The Hanover Square Affair
1st in the Captain Lacey mystery series
Author: Ashley Gardner
Finished: 17 August 2007
Who: Captain Gabriel Lacey
When: April 1816
From the back: Hanover Square is one of the wealthier neighborhoods of London, certainly not an area where one would expect a riot. However Captain Lacey spies a mob howling for blood before a group of cavalrymen disperses them — and the leader of the rabble is felled by a bullet in the back.
Comments: Last year I expanded my reading horizons to mysteries and I started eight different series, not including J. D. Robb’s “In Death”. I didn’t care for two of them, but I’ve found several more potential replacements. One of them was the “Mr. & Mrs. Darcy” series. This is another.
Like the other series’ leads, Captain Gabriel Lacey stumbles into sleuthhood. He’s a former soldier, lame and living in genteel-poverty on half-pay — on his way to keep his appointment with the wife of his former commander — when he becomes involved with the father of the missing Jane Thornton. Lacey’s conscience won’t allow him to walk away from the distraught man, and he takes up the mission to learn what happened to Jane and her maid, Aimee. He is assisted, sort of, by Lucius Grenville — wealthy world-traveler/adventurer with exquisite taste and the darling of the Ton. Grenville has the resources and the connections Lacey lacks. They get involved in another missing persons case and the mysterious death of a servant.
Lacey is short-tempered, brave to the point of recklessness, honorable, and suffers from melancholia. He also has a strong sense of justice — determined to find the real culprit instead of allowing an innocent man take the blame just because it’s convenient for everyone else. The son of an impoverished gentleman, he defied his father and joined the army, sponsored by Aloysius Brandon. Brandon became his mentor and commanding officer. Lacey saw him as the older brother he never had. However, they had a major falling out, and to save their respective reputations and that of their regiment, both voluntarily left the army. Louisa, Brandon’s wife, has been trying to reconcile them without success. Gardner maddeningly parcels out what caused the rift in the first place.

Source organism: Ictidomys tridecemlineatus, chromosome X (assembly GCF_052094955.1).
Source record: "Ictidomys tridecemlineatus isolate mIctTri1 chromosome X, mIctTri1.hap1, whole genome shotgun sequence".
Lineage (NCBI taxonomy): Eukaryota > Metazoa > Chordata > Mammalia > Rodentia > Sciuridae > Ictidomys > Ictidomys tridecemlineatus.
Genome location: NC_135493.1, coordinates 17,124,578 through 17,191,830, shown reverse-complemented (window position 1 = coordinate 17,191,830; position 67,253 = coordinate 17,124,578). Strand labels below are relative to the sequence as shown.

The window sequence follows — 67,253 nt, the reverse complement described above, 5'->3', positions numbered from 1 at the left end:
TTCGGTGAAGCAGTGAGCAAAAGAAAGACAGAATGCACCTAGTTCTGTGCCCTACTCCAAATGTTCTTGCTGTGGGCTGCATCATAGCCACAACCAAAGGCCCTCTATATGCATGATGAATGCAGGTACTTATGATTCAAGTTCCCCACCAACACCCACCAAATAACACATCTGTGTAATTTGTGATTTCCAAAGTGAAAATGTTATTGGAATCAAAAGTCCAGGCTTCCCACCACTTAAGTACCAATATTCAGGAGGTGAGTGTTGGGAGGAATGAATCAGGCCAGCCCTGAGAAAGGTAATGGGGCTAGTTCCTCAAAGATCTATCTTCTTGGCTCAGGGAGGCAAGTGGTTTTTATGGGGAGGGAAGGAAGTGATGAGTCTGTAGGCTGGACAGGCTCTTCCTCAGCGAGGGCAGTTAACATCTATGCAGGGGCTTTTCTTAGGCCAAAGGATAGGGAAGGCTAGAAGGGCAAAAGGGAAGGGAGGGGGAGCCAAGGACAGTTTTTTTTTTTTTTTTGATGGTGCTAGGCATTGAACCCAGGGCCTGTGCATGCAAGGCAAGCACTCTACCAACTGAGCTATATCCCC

I liked Lacey a lot. With everything that has gone wrong in his life, he knows — because he sees it everyday — that there are others in a worse situation. He’s a gallant and treats woman with respect, even Black Nancy, the prostitute who is determined to have him. I’m looking forward to reading the rest of this series.